Posted by: noadventure | March 10, 2009

Rock Climbing

This is the Mississippi River Delta, and while it’s an excellent place to have as a port for America to the rest of the world, there hasn’t been alot of climb-able rock here for about 50 thousand fucking years.

Back in college, I worked at ClimbMax on Canal Boulevard, which is sadly no longer with us. In the tradition of MOVIE PITCHERS and the MERMAID LOUNGE, ClimbMax was a dingy little hangout that had a core crew that either climbed or loitered at the gym during all hours.

Current Rock Climbing options in New Orleans:


Legend has it that this meteorite came from outer space and crashed right here on the golf course, smashing some guys foot and totally ruining the day(Ok, I just made that up). At around 6 feet tall, you can climb it pretty easily and get bored with it even easilier(really a word?).

Only a thirty minute drive from New Orleans, this gym is actually pretty damn tall and way fun.

My first experience at Slidell Rocks was quite a contrast to all the sweaty summer nights I spent pulling moves in ClimbMax with my bouldering buddies. This place is sterile and has ice-cold AC. You won’t be slipping off the holds or burying your hands in chalk.

Their bouldering cave also rocks.


Here is a photo of my home wall I built in my apartment in college. Yes, it was the nineties, but I still don’t know why I designed it to look like the cover of a Trapper Keeper.

There was a small clan of dudes who would come over and climb this tiny wall; the only thing I can compare it to is skateboarding with friends. We would climb at each other’s houses on our home walls, watch climbing VHS tapes, and bullshit endlessly about climbing and dream trips we would probably never take.

When I became an “adult” and moved into my first custom house, I decided I wanted to re-spark my love of climbing. Much to the disapproval of my wife, I commissioned a carpenter to build a 145 square footer in my den. Checkout the following embarrassing video from a themed couples shower we had before we got married.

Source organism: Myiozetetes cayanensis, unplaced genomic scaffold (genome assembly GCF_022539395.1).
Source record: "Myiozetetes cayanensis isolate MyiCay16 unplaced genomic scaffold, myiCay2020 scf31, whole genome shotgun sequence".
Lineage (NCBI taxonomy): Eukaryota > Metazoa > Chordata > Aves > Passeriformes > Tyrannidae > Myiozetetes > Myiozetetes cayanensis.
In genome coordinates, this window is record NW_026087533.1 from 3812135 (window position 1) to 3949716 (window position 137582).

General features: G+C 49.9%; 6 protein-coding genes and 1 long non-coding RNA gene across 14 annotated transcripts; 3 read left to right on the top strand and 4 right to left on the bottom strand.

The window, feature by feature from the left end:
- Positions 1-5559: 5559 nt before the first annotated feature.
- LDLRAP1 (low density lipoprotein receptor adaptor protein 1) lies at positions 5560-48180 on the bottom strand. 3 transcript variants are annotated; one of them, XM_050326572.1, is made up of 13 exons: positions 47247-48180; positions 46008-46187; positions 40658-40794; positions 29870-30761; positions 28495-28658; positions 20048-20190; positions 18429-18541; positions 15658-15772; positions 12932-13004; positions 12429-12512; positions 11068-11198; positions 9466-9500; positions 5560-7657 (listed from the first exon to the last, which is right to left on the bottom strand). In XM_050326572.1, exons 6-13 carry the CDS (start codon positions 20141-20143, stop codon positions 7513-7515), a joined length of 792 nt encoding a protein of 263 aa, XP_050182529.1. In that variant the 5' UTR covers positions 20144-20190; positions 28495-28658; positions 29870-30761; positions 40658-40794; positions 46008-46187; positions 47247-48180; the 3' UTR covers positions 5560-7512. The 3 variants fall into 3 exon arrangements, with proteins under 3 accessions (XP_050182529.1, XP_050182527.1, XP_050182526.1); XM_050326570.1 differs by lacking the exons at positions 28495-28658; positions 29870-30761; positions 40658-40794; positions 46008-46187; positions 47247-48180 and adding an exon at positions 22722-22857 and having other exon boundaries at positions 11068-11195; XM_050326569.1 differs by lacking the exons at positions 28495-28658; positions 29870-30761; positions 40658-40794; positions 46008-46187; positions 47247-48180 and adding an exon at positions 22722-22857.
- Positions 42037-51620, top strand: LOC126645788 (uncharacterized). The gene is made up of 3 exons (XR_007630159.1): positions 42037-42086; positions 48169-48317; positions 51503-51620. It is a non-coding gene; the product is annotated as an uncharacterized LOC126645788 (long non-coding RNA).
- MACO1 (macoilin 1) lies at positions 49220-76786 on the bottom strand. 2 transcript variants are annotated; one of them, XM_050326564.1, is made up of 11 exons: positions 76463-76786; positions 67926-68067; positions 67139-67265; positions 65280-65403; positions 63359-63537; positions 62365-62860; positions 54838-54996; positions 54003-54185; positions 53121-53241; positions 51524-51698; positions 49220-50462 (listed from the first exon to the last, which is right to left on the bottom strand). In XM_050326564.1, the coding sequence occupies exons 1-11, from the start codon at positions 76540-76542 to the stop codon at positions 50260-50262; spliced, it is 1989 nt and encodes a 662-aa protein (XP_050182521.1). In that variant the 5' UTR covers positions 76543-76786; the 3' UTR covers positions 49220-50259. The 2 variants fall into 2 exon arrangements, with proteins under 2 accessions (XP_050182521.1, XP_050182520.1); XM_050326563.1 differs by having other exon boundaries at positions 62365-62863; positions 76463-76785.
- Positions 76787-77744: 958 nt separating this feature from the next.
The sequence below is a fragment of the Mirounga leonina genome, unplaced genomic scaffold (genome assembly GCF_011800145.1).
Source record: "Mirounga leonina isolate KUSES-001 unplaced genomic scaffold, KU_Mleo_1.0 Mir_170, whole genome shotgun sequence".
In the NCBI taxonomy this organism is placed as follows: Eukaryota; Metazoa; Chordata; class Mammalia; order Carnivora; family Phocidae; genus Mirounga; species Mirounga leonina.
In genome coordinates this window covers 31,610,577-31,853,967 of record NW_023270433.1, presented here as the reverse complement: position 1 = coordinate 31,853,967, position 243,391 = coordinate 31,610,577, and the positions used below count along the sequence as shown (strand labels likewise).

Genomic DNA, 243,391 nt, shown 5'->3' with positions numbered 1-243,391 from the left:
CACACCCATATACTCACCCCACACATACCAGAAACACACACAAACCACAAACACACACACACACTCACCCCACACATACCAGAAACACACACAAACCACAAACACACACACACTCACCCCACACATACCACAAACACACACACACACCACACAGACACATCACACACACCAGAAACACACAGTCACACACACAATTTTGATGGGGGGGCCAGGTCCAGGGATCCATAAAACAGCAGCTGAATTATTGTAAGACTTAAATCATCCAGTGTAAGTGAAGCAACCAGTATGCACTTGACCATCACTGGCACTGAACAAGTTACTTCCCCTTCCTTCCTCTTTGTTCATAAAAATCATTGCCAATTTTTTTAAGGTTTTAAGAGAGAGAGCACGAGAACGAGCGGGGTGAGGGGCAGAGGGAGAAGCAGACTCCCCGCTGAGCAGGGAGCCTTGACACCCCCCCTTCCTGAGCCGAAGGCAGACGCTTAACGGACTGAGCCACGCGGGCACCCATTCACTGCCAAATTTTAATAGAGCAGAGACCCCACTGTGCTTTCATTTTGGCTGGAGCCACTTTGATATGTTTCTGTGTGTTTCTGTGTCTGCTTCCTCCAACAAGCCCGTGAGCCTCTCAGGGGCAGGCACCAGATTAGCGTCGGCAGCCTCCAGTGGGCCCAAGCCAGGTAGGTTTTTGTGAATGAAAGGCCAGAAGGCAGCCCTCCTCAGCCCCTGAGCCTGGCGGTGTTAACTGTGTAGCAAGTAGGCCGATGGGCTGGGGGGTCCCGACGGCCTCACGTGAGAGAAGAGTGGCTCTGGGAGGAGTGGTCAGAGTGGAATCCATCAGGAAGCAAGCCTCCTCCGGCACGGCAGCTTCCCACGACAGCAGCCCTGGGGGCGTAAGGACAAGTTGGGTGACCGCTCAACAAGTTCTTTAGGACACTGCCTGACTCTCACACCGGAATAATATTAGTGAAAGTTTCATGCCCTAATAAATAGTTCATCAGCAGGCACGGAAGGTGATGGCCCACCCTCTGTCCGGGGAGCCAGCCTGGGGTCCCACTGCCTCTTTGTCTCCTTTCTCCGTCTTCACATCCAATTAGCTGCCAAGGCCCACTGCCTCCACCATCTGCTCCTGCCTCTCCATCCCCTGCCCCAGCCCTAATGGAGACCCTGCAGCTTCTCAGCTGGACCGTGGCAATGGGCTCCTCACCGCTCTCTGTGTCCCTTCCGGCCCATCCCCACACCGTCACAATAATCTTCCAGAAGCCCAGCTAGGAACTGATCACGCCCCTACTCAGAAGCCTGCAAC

1 I’m wasted.
2 The bald guy is my father-in-law.
3 I’m determined to climb a route without help.
4 Notice the 40oz beer bottle on the table.

No regrets on having that wall built(and thanks to my wife for taking care of my hangover).



  1. Dude, you missed the alpine endeavor afforded by Monkey Hill in Audubon Park.

    On my first attempt on Monkey Hill at the age of 4 I had to be carried off in a blinding snowstorm by Sherpas from the Garden District when I passed out due to the altitude.

    I recovered from minor frostbitten fingers that winter and vowed to return before the onset of the moonsoon season the following year. I trained by carrying my booksack up the ramp next to the now defunct Jackson Brewery down on Decatur St. In those days it was still in operation and I would be rewarded by the brewery workers with a cold Jax at the end of each training session —ahhhhh, New Orleans, where even a five year-old can get a brew.

    The following season I trekked through the park from the St. Charles streecar, past all the live oaks, near the zoo and returned to my nemesis. I knew that if I didn’t conquer Monkey Hill this season I would not get another chance, as the brewery workers could not afford another sponsorship, and, some guys from Marrero were threatning to beat me to the top.

    I roped up, slapped on my crampons, and smeared my lips with zinc-oxide and headed up; two steps and breathe, two steps and breathe. Within no time I made it to the top.

    It was a glorious site, I remember seeing the old rr locomotive shrouded in a fog, I looked across the expanse of Audubon Park and felt glad that I was at the top of my world. Though the wind was not blowing hard, I knew I was taking chances if I lingered, so down I headed.

    Part way down I realized I had forgotten to take a photo of myself on the summit. I knew that nobody would believe I was there, but it was too late in the afternoon to turn back for a second summit attempt, so I continued down. But suddenly my foot went out from underneath me and I began to rag-doll down the side of Monkey Hill.

    Many thoughts went through my mind; would I fall into a crevass? Would I be unable to climb out? Would I be injured? Would I be found before it was too late. Then, just as suddenly I found myself at the bottom of Monkey Hill, a bit bruised, but otherwise fine.

    I’m sorry I didn’t get that summit photo, but take my word for it, the view is fantastic.

    Anyway, that was the start of my alpine career, after that I began buildering the wall that seperated our place from Pat O’Brien’s and any other building in the FQ that I became curious about.

    Well, that was a long time ago, and now I am a retired climber having hung up my chalkbag for the most part. But on occassion I still slip on my slippers and do the granite dance.

  2. ps, I caught the video, sure you weren’t suffering from HAPE?

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